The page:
3) Blue Sky VFR happens. Aircraft slip into the Class A without clearance and figure that flying at X+500 ft they won't hit anything. Until someone spots them, they get away with it. Doing that, he could fly a good distance...but the fast moving and steady primary return would attract attention and, in the current environment, a couple of armed escorts.

bob said...

Back in the 90 I worked for McDonnell Douglas on the Mad Dog 80 and 90 in the flight performance group. We kept telling American, that using the thrust reverser to back off the gate was not a really good idea, kind of a tricky maneuver, you have spool up the engine and then let the aircraft roll a little forward, engage the thrust, check your forward momentum and then back out. The engine started to show FOD damage. Engine overhaul cost started to climb and back came the tugs. American also had issues with installing ground power systems.

I am not surprise at their current situation.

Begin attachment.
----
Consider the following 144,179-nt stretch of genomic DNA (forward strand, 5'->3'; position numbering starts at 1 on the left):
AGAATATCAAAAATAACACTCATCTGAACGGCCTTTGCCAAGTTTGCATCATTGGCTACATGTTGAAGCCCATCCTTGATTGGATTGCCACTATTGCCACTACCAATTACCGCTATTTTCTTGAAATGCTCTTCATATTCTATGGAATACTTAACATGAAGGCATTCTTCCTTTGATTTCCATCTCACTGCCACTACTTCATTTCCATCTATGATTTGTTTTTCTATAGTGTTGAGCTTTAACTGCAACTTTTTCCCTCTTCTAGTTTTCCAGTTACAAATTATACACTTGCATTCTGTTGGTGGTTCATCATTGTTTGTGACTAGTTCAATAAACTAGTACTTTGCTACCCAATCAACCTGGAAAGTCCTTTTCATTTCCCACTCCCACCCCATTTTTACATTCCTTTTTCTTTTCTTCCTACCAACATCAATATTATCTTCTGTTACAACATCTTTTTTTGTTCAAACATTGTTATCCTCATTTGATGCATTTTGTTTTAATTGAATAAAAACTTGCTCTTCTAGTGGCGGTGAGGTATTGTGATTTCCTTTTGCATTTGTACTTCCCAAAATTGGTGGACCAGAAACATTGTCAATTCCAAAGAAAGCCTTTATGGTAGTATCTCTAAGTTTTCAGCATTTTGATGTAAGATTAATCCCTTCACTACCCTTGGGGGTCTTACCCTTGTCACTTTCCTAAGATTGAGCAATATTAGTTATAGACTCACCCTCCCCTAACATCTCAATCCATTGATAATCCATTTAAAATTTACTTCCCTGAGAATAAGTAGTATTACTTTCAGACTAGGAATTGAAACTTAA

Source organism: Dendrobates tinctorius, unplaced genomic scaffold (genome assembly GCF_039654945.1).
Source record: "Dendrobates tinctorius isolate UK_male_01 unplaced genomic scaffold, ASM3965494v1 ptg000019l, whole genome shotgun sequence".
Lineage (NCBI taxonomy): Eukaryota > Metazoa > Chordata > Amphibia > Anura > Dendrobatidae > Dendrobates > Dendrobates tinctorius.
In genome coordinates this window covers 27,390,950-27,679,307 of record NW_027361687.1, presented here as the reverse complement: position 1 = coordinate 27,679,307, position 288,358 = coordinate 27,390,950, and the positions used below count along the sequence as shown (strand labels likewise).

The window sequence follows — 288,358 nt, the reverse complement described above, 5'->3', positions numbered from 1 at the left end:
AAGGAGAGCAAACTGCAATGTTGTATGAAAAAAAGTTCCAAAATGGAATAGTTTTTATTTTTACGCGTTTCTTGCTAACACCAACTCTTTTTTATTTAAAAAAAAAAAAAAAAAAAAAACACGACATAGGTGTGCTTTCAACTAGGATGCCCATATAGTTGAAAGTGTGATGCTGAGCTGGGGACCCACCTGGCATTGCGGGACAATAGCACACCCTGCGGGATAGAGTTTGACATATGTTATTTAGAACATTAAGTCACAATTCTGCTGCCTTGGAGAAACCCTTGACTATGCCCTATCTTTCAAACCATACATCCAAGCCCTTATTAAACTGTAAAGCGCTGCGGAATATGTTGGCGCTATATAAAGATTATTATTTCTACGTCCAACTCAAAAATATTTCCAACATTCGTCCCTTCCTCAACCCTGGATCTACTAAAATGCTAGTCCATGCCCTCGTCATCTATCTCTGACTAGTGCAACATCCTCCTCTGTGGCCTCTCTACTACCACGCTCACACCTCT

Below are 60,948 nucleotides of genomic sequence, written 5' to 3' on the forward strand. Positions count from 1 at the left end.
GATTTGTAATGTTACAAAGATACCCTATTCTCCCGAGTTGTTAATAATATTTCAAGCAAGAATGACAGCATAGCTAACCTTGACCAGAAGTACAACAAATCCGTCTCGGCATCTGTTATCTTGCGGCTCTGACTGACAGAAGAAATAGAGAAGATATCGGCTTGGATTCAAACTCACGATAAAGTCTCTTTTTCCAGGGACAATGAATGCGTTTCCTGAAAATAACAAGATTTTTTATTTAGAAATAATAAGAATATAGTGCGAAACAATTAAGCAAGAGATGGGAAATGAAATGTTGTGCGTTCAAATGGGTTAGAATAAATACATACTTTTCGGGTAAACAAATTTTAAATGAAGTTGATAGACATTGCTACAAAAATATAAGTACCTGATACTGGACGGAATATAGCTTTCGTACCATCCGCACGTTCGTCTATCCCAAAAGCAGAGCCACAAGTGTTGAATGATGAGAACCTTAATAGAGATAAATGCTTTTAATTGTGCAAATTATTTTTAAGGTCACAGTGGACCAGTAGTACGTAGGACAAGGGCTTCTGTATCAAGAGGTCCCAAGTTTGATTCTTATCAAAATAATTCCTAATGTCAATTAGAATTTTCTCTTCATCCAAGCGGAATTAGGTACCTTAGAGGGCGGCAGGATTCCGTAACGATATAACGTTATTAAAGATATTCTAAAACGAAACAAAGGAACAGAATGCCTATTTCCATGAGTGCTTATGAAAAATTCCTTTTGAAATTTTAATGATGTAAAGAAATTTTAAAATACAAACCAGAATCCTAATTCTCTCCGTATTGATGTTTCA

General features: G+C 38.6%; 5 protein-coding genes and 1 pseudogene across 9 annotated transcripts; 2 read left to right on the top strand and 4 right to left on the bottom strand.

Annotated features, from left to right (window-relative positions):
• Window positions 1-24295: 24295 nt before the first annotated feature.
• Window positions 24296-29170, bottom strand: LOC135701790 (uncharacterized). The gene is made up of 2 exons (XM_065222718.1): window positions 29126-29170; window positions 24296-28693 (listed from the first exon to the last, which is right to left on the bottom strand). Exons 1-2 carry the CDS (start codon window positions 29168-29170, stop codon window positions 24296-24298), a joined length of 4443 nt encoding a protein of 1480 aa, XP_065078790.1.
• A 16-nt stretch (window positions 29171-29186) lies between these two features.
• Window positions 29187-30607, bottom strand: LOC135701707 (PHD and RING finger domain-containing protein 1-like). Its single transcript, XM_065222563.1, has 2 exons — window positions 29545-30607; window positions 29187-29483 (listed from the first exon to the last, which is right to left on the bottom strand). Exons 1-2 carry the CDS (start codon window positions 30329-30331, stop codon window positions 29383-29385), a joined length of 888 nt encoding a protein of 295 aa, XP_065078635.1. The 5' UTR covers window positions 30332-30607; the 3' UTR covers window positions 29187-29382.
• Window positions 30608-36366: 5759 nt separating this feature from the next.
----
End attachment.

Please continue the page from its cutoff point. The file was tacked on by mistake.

Comrade Misfit said...

I watched the AA MD-*s do it, as I said, and it just didn't look as though it was a smart thing to be doing. It reminded me of the morons who downshift their cars to save on brakes, never thinking that engines and transmissions cost a hell of a lot more to repair and replace than do brake pads.

LRod said...

Re: powering back. Not saying it's a good or bad technique—just that it's an available technique that I personally witnessed. I cited it as an explanation of how he could have gotten away from the gate with no assistance. Duck soup, actually.

On the ATC side:

2) I'll just say that any old broad band controller wouldn't have much trouble following a transport sized aircraft that is necessarily going to be higher speed than the usual Cessna 140s or even expressway traffic. There'd be no need to start a track and have the "system" do the work. Been there, done that. Got the Flight Assist.